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The Human Protein Atlas - a tool for pathology

Ponten, F.; Jirström, Karin LU and Uhlen, M. (2008) In Journal of Pathology 216(4). p.387-393
Abstract
Tissue-based diagnostics and research is incessantly evolving with the development of new molecular tools. It has long been realized that immunohistochemistry can add an important new level of information on top of morphology and that protein expression patterns in a cancer may yield crucial diagnostic and prognostic information. We have generated an immunohistochemistry-based map of protein expression profiles in normal tissues, cancer and cell lines. For each antibody, altogether 708 spots of tissues and cells are analysed and the resulting images and data are presented as freely available in the Human Protein Atlas (www.proteinatias.org). The new version 4 of the atlas, including more than 5 million images of immunohistochemically... (More)
Tissue-based diagnostics and research is incessantly evolving with the development of new molecular tools. It has long been realized that immunohistochemistry can add an important new level of information on top of morphology and that protein expression patterns in a cancer may yield crucial diagnostic and prognostic information. We have generated an immunohistochemistry-based map of protein expression profiles in normal tissues, cancer and cell lines. For each antibody, altogether 708 spots of tissues and cells are analysed and the resulting images and data are presented as freely available in the Human Protein Atlas (www.proteinatias.org). The new version 4 of the atlas, including more than 5 million images of immunohistochemically stained tissues and cells, is based on 6122 antibodies, representing 5011 human proteins encoded by approximately 25% of the human genome. The genecentric database includes a putative classification of proteins in various protein classes, both functional classes, such as kinases or transcription factors and project-related classes, such as candidate genes for cancer or cardiovascular diseases. For each of the internally generated antibodies, the exact antigen sequence is presented, together with a visualization of application-specific validation data, including a protein array assay, western blot analysis, immunohistochemistry and, in most cases, immunofluorescent-based confocal microscopy. The updated version also includes new search algorithms to allow complex queries regarding expression profiles, protein classes and chromosome location. Thus, the presented Human Protein Atlas provides a resource for pathology-based biomedical research, including protein science and biomarker discovery. Copyright (C) 2008 Pathological Society of Great Britain and Ireland. Published by John Wiley & Sons, Ltd. (Less)
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author
organization
publishing date
type
Contribution to journal
publication status
published
subject
keywords
translational research, protein, atlas, biomarker, antibody, proteome, immunohistochemistry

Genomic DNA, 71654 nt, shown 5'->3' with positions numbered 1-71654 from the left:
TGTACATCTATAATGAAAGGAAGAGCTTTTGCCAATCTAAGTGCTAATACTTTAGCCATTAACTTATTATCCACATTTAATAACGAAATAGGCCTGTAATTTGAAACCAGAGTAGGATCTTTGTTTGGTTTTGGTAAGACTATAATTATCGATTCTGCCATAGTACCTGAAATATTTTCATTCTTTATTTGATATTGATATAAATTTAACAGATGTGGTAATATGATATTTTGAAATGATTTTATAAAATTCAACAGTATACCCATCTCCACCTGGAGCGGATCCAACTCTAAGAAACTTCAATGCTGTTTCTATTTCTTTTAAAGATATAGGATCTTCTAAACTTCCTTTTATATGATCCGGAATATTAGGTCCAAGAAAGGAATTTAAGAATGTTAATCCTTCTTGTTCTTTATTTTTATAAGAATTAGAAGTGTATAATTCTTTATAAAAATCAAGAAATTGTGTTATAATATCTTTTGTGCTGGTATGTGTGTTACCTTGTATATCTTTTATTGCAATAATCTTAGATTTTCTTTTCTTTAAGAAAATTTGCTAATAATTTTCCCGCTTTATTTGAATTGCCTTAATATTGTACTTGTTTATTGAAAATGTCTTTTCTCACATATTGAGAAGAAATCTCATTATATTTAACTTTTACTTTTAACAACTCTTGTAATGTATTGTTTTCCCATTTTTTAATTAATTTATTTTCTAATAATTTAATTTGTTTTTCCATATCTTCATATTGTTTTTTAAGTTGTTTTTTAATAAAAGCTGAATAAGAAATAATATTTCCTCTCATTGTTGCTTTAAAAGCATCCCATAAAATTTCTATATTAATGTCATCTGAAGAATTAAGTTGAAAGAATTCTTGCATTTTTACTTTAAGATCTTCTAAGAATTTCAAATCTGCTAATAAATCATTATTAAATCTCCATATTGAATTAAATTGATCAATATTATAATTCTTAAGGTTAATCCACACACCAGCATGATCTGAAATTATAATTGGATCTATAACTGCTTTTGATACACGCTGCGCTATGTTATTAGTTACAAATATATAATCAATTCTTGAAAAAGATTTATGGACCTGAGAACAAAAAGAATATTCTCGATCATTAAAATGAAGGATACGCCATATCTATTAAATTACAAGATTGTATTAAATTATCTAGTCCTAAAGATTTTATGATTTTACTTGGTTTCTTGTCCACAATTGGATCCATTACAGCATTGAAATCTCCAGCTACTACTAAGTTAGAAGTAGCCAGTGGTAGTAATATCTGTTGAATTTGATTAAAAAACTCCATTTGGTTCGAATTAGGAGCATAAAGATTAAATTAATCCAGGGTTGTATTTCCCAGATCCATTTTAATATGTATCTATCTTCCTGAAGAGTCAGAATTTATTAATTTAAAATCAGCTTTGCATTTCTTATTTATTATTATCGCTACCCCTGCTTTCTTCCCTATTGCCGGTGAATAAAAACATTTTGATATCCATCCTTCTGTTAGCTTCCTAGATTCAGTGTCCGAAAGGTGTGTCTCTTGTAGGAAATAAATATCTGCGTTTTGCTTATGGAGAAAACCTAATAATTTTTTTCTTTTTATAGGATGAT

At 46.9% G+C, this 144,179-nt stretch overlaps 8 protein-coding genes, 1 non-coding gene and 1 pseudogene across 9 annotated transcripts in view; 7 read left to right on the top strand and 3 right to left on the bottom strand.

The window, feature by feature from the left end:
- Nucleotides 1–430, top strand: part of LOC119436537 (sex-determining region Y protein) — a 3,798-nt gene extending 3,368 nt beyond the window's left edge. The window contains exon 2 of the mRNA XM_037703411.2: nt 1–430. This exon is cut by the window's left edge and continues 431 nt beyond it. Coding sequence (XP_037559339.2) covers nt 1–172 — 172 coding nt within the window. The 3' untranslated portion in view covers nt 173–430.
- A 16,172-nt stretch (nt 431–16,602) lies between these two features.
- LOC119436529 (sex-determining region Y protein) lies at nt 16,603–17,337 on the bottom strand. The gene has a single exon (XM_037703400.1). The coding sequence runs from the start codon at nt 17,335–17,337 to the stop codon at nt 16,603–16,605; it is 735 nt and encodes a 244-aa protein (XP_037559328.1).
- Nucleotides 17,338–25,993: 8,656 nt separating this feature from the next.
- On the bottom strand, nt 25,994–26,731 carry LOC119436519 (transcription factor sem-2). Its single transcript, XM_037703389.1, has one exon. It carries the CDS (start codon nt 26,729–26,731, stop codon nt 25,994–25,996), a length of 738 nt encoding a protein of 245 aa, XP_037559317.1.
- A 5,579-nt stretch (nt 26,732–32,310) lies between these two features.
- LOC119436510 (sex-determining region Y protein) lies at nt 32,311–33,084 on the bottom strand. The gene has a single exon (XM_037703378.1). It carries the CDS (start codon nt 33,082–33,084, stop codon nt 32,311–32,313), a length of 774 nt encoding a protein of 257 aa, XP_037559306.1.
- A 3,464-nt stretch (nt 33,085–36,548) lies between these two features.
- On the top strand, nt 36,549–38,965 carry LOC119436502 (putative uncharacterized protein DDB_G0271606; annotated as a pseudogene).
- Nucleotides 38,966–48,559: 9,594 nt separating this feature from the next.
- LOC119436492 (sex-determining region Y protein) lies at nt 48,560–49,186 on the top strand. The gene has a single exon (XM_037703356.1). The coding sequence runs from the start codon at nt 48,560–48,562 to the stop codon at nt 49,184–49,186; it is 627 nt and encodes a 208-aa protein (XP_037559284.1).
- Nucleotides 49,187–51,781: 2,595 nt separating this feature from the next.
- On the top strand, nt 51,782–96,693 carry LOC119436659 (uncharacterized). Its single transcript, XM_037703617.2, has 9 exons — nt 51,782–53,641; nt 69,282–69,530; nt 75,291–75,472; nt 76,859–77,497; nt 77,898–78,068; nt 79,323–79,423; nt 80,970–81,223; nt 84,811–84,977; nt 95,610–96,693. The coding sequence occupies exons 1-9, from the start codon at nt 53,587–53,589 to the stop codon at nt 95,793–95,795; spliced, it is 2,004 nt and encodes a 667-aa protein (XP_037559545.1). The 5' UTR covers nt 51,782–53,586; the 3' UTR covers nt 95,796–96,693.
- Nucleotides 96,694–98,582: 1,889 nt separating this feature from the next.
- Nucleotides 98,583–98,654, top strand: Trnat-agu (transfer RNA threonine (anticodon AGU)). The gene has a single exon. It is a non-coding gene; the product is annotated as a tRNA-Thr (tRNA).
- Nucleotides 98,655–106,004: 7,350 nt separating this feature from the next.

in
Journal of Pathology
volume
216
issue
4
pages
387 - 393
publisher
John Wiley & Sons
external identifiers
  • wos:000261509200001
  • scopus:57149110826
ISSN
0022-3417
DOI
10.1002/path.2440
language
English
LU publication?
yes
id
c16fffbc-c7eb-4e1b-a87d-842135bb3af1 (old id 1305523)
date added to LUP
2009-03-23 12:56:40
date last changed
2017-11-12 03:23:38
@misc{c16fffbc-c7eb-4e1b-a87d-842135bb3af1,
  abstract     = {Tissue-based diagnostics and research is incessantly evolving with the development of new molecular tools. It has long been realized that immunohistochemistry can add an important new level of information on top of morphology and that protein expression patterns in a cancer may yield crucial diagnostic and prognostic information. We have generated an immunohistochemistry-based map of protein expression profiles in normal tissues, cancer and cell lines. For each antibody, altogether 708 spots of tissues and cells are analysed and the resulting images and data are presented as freely available in the Human Protein Atlas (www.proteinatias.org). The new version 4 of the atlas, including more than 5 million images of immunohistochemically stained tissues and cells, is based on 6122 antibodies, representing 5011 human proteins encoded by approximately 25% of the human genome. The genecentric database includes a putative classification of proteins in various protein classes, both functional classes, such as kinases or transcription factors and project-related classes, such as candidate genes for cancer or cardiovascular diseases. For each of the internally generated antibodies, the exact antigen sequence is presented, together with a visualization of application-specific validation data, including a protein array assay, western blot analysis, immunohistochemistry and, in most cases, immunofluorescent-based confocal microscopy. The updated version also includes new search algorithms to allow complex queries regarding expression profiles, protein classes and chromosome location. Thus, the presented Human Protein Atlas provides a resource for pathology-based biomedical research, including protein science and biomarker discovery. Copyright (C) 2008 Pathological Society of Great Britain and Ireland. Published by John Wiley & Sons, Ltd.},
  author       = {Ponten, F. and Jirström, Karin and Uhlen, M.},
  issn         = {0022-3417},
  keyword      = {translational research,protein,atlas,biomarker,antibody,proteome,immunohistochemistry},
  language     = {eng},
  number       = {4},
  pages        = {387--393},
  publisher    = {John Wiley & Sons},
  series       = {Journal of Pathology},
  title        = {The Human Protein Atlas - a tool for pathology},
  url          = {http://dx.doi.org/10.1002/path.2440},
  volume       = {216},
  year         = {2008},
}